The American movie studios are bastards when it comes to taking highly talented Asian directors and actors and pushing them into the American consciousness, invariably stereotyping and watering down the raw talent and energy of the individuals to increase their acceptance in American culture. Jet Li, Tsui Hark, Ringo Lam, Chow-Yun Fat, Michelle Yeoh and John Woo have all fallen victim to this epidemic, either starring in bad Joel Silver action movies, playing sinister villains in bad Joel Silver movies, seducing James Bond, or directing Jean Claude Van Damme in films stamped with one of his patented roundhouse kicks.
Jackie Chan represents the grand amalgamation of all of these actors combined. With the embarrassment of the re-release of a slew of his old Asian films, re-cut and dubbed in English, Jackie Chan was headed to the land of Jim Kelly (aka Black Belt Jones). But with the success of last year’s Rush Hour, Chan was saved from the abyss of Don “The Dragon” Wilson by the mighty mouth of Chris Tucker and a $100 million dollar domestic gross. So, what’s Chan’s next move – let’s take the same story as Rush Hour, make it a Western, throw in the well-established TV actress Lucy Liu, and added the wise-cracking Owen Wilson as his partner. And watch the money pour in.
The scary thing about all of this is that Shanghai Noon actually works and is one of Chan’s best American efforts to date. I am big Chan fan and my main complaint with all of his films is that I have not witnessed any of his trademark “super-stunts” in most recent years. The last great one is when he jumped from one building to another in Rumble in the Bronx.
Shanghai Noon gives us many great Chan fight sequences. Director Tom Dey does an admirable job of capturing all the tremendous agility of Chan. It almost seems like Sammo Hung, one of Chan’s best Asian directors, was working in tandem with Dey.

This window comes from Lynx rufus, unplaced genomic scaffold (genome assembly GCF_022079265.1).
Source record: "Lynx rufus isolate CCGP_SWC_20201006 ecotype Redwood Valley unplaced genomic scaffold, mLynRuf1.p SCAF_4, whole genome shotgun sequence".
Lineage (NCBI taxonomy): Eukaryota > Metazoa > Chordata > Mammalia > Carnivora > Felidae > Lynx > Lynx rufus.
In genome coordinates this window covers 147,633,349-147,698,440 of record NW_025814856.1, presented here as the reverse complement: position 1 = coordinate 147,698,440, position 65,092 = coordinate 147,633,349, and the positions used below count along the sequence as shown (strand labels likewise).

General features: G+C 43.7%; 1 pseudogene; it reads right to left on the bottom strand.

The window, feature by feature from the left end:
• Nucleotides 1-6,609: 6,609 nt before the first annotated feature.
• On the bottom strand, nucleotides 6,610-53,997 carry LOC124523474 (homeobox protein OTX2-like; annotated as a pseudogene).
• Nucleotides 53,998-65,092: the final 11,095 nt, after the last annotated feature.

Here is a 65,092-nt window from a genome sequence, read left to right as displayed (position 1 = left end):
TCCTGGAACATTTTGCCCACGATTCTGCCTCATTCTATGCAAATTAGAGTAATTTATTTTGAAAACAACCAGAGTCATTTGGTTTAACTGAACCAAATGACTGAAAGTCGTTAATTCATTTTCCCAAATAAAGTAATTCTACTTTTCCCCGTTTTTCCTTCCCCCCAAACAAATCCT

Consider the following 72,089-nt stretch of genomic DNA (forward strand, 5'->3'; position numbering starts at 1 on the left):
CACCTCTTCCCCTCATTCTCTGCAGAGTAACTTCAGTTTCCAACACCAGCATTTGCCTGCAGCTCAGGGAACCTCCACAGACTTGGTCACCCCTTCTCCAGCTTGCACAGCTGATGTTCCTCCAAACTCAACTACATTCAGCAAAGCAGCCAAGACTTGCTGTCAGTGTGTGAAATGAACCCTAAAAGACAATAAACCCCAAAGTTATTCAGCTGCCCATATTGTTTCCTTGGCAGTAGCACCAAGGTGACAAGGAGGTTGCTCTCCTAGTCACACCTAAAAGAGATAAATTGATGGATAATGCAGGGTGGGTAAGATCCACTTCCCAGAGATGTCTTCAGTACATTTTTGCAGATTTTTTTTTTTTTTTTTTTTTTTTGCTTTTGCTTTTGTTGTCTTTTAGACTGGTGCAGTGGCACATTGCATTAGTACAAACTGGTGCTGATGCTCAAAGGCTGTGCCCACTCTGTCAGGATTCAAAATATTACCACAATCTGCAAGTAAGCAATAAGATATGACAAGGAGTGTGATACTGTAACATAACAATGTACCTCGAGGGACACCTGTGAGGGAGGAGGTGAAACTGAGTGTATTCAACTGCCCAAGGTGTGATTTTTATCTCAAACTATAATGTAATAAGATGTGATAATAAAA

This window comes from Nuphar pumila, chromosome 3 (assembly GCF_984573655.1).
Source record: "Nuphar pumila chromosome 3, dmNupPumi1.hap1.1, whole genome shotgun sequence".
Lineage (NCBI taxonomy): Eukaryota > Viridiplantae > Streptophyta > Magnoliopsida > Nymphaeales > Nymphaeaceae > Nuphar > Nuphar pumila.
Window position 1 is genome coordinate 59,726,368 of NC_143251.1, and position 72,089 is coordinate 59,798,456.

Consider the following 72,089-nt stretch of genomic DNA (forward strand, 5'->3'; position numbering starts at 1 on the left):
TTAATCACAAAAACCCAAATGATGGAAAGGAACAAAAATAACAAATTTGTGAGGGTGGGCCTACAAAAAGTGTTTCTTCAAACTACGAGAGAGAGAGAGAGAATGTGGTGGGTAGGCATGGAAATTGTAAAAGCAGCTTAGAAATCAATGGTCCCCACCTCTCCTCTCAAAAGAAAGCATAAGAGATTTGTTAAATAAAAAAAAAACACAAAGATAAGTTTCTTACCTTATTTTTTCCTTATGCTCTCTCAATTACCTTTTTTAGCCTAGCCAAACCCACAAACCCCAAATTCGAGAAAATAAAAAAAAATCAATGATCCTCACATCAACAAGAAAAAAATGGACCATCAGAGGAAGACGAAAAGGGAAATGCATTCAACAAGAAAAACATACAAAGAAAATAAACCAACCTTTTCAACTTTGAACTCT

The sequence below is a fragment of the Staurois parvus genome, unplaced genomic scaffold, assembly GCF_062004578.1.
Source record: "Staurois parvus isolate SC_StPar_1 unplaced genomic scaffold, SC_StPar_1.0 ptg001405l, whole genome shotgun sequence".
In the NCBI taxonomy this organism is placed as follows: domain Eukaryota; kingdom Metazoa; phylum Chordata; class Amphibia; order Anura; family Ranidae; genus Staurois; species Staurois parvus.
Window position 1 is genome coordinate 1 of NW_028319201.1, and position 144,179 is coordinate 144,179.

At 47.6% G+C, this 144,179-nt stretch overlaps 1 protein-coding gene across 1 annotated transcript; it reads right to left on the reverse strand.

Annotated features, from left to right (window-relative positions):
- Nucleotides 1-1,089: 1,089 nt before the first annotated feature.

Chan is fast and furious when he has the most innocent of objects in his possession, like a piece of rope and a horseshoe that he snaps faster than a gunslinger. Shadows of the Three Stooges are echoed strongly in Chan’s movies and his moves. Chan also uses a bit of his patented Drunken Master techniques defending the honor of a woman. Slow-motion shots also further highlight his magic moves. (For the first time in an American production, Chan employs fellow actor and fight choreographer Biao Yuen, who has worked with Chan since the days of Project A and Meals on Wheels.)
The most important ingredient in the film is Owen Wilson. He is one of the only actors that can move from such films as last year’s The Minus Man, in which he played a quiet serial killer with a conscience, to a gun-toting train robber who prefers the ladies over the gun. Ever since his debut in the quirky indie film Bottle Rocket, Wilson has become a solid character actor. His role as “that guy” in The Haunting, Armageddon and Anaconda was the highlight of each of those films.
Shanghai Noon will be Wilson’s breakthrough role. Wilson brings a wonderful subtlety to the film and his dry wit works well with the wonderful comedic timing of Chan. Most of the laughs come from Wilson’s own insecurities and trepidation about being an “outlaw.” One of the best scenes in the films is when he rides into town and sees a wanted poster with his face on it. His reaction is, “This will surely make the girls want me more!”
One of few problems with the film is that it draws a bit too much inspiration from early Asian films such as the Jet Li vehicles Once Upon a Time in China and Once Upon a Time in China and America and Jackie Chan’s Who Am I? The main bad guy, Roger Yuan (who was also seen in the Once Upon a Time movies) is a cardboard, stereotypical Asian bad guy. The subplots, involving social commentary on the state of Chinese immigrants and an annoying love interest with Chan, tend to drag. Overall though, these are minor elements within the broad canvas of the film’s stronger moments.
Shanghai Noon is an enjoyable film. You get great laughs that creep in under the cover of sarcasm, wonderful action sequences, beautiful cinematography, and a horse that enjoys a good bottle of whiskey. The film also employs a typical theme of Chan movies: People are beaten to a pulp by high flying kicks to the head, rabbit punches to the gut, thrown through glass windows, hit by cars, run over by large animals – and they never die.
Review by Max Messier © 2000 filmcritic.com